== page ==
This was an interesting question posed to me, here's my answer;
The quick answer is, it all depends. If one has not eaten in 5 to 6 hours then it would probably not be a good idea to go running. But then this would all depend upon many things. What was the person’s last meal, are they a seasoned/conditioned runner, do they suffer from any medical problems most notably diabetes, heart disease, high blood pressure.
If the person is already a conditioned runner and does not have any medical problems for which they take any meds for, they could most likely run in the morning before having anything to eat. I have patients in my practice who run first thing in the morning without any adverse effects. But it needs to be stressed they are in shape and are not amateurs to the running world.
Even if the person does take meds for certain medical problems, as long as they gradually built themselves up to the level they are at, they’ll be fine too. It’s all about consistency and continuity.
One very, very important side note. I have had many a patient over my nearly 20 years in the practice of medicine who I have ordered stress tests on who responded back, “Well, I don’t need a stress test, I run 20 or so miles a week; surely if something was wrong with my heart I would know it.” My response is always the same, “When you are running, you are not being monitored like you are on a treadmill in the cardiologist’s office.” And yes, if I had a nickel for every runner that I found out had blockages in their coronaries, due to my gentle but firm persuasion to have a stress test…well, we all know the rest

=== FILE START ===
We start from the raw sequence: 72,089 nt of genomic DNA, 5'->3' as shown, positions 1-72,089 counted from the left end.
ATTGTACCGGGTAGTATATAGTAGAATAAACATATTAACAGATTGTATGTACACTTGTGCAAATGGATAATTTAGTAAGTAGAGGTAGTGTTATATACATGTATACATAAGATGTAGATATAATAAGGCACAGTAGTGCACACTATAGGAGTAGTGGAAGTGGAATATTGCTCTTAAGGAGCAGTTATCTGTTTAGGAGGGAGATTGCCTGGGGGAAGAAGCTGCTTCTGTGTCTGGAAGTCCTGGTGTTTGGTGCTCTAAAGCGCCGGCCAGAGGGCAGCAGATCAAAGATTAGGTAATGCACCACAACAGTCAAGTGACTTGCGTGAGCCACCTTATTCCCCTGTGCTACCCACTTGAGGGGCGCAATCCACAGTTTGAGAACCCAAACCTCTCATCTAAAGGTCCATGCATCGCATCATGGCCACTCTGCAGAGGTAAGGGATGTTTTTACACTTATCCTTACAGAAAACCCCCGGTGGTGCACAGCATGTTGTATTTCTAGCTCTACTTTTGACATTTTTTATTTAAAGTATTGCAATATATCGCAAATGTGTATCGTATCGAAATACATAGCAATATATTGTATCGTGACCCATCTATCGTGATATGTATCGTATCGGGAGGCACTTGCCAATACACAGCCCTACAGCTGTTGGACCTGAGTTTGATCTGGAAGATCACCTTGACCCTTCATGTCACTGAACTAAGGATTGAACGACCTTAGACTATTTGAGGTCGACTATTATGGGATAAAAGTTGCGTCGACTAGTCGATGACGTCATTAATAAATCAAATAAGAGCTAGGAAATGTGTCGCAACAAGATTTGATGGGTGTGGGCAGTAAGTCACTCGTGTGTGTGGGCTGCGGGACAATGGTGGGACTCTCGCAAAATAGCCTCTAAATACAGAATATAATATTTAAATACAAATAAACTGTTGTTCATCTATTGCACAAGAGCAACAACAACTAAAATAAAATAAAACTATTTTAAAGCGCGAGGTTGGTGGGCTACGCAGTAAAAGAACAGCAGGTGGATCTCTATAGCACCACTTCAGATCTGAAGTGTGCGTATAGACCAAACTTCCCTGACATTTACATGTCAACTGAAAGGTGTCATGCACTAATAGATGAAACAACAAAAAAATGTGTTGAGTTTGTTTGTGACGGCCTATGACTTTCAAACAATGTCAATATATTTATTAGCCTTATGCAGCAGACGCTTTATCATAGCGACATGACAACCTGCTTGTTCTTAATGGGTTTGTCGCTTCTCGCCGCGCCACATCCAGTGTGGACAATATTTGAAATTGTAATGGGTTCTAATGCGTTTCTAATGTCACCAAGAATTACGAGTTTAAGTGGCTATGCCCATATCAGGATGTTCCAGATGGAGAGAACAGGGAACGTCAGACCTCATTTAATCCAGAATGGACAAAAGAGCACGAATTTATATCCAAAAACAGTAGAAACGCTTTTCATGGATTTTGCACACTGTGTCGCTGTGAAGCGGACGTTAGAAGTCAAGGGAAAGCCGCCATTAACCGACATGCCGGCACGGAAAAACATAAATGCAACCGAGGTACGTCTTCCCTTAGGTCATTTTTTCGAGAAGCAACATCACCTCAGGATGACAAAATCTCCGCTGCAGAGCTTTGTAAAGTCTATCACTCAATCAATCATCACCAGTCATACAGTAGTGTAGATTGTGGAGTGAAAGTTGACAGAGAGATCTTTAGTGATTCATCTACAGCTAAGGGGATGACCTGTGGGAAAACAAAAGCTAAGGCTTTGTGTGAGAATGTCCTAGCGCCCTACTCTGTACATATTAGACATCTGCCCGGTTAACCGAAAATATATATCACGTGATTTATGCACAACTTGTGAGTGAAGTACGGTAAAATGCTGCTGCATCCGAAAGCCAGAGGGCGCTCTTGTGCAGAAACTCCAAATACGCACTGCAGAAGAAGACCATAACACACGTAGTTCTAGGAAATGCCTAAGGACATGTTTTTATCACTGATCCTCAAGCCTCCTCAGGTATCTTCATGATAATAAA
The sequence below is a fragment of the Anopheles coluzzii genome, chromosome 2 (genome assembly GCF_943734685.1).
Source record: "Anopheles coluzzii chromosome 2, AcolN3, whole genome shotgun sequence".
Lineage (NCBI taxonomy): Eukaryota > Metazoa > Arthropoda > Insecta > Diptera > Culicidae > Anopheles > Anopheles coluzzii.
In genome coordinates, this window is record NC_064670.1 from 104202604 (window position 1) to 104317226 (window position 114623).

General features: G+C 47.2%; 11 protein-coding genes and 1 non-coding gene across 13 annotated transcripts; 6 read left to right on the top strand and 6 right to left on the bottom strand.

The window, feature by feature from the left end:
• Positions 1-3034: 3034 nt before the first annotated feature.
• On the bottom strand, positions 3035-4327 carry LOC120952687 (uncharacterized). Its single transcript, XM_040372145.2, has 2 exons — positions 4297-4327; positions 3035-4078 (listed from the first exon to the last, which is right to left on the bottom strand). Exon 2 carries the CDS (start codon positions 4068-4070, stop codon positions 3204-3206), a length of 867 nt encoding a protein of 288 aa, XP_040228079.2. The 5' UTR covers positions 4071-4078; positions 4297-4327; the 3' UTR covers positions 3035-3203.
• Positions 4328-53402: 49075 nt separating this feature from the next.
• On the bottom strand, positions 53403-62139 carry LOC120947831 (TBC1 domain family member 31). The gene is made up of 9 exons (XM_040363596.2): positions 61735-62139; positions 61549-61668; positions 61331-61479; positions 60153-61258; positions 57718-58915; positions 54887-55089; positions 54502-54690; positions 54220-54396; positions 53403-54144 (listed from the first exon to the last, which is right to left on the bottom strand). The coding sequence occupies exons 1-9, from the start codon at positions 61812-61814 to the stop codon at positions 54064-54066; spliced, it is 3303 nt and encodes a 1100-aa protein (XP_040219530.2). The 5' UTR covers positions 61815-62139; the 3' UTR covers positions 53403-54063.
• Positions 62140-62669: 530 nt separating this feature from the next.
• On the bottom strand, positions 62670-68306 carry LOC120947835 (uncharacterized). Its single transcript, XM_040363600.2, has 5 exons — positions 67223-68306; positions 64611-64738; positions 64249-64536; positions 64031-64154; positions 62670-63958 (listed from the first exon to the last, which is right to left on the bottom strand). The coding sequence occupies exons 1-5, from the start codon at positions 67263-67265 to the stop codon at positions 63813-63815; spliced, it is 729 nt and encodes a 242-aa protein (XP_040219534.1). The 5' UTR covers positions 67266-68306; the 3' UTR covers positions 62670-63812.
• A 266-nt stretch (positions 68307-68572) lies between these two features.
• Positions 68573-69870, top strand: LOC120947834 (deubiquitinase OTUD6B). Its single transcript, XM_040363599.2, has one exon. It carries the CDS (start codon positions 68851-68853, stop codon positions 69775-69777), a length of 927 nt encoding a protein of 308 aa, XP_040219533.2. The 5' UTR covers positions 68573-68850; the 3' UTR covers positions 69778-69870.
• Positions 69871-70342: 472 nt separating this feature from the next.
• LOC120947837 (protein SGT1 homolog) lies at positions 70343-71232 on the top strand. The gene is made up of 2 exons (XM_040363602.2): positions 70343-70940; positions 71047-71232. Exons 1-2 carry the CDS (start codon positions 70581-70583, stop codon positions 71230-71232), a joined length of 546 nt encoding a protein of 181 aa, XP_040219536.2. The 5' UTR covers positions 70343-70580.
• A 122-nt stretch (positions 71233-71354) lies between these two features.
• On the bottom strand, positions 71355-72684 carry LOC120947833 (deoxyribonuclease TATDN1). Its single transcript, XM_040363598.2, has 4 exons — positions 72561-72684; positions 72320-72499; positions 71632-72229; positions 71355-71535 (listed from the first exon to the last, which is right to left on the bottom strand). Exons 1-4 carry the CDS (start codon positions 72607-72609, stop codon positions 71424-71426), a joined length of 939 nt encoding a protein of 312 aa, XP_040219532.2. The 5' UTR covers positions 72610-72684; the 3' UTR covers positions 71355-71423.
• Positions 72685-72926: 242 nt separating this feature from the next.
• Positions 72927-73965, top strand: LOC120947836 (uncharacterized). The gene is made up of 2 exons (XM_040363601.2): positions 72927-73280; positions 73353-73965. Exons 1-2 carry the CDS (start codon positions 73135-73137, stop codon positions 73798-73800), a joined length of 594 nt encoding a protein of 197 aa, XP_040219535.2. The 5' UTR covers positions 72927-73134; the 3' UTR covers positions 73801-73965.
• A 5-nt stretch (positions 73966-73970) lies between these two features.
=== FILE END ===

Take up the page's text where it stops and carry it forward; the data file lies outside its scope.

Now, if one is just starting out on a running routine, they would want to have had a meal at least 2 hours prior to the run. This meal should, interestingly enough, consist of more protein/fat/cholesterol with minimal carbs (carbohydrates). The carbs, contrary to popular belief, will actually make one more tired prior to a run. The carbs in the diet will be stored first as glycogen (muscle and liver) and then as fat, and will also cause a shift in the ratio of sleep inducing amino acids causing the patient to experience the classic ‘food coma.’ Another biochemical fact is that after the glycogen stores are used up, the body has to rely on free fatty acids for fuel (fuel in the form of something known as ATP, our life molecule, we really don’t ‘burn’ anything) and this is what the skeletal muscles and heart will use to function.
Of course the converse of this question would be “Is it OK to run on a full stomach” and the answer would be a resounding no. This is because as we exercise we will shunt blood from the gastrointestinal track to the muscles and this will slow down the digestive process and could cause abdominal cramping, pain and diarrhea.
Dr Jim and Bones Fighting the Fight against the Medical Establishment's Dietary Ignorance!